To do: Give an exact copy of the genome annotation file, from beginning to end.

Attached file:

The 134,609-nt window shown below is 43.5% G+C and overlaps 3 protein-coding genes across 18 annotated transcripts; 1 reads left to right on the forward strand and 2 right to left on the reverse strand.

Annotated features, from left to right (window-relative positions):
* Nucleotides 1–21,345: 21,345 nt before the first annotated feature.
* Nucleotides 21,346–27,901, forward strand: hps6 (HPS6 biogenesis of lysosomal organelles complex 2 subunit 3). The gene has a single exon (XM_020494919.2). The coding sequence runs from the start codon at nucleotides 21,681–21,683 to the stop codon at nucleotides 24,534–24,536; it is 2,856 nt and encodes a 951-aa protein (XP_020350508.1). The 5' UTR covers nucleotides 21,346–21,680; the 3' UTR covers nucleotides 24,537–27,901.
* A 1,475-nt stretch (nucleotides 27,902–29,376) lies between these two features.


The 134,609-nt window shown below is 43.5% G+C and overlaps 3 protein-coding genes across 18 annotated transcripts; 1 reads left to right on the forward strand and 2 right to left on the reverse strand.

Annotated features, from left to right (window-relative positions):
* Nucleotides 1–21,345: 21,345 nt before the first annotated feature.
* Nucleotides 21,346–27,901, forward strand: hps6 (HPS6 biogenesis of lysosomal organelles complex 2 subunit 3). The gene has a single exon (XM_020494919.2). The coding sequence runs from the start codon at nucleotides 21,681–21,683 to the stop codon at nucleotides 24,534–24,536; it is 2,856 nt and encodes a 951-aa protein (XP_020350508.1). The 5' UTR covers nucleotides 21,346–21,680; the 3' UTR covers nucleotides 24,537–27,901.
* A 1,475-nt stretch (nucleotides 27,902–29,376) lies between these two features.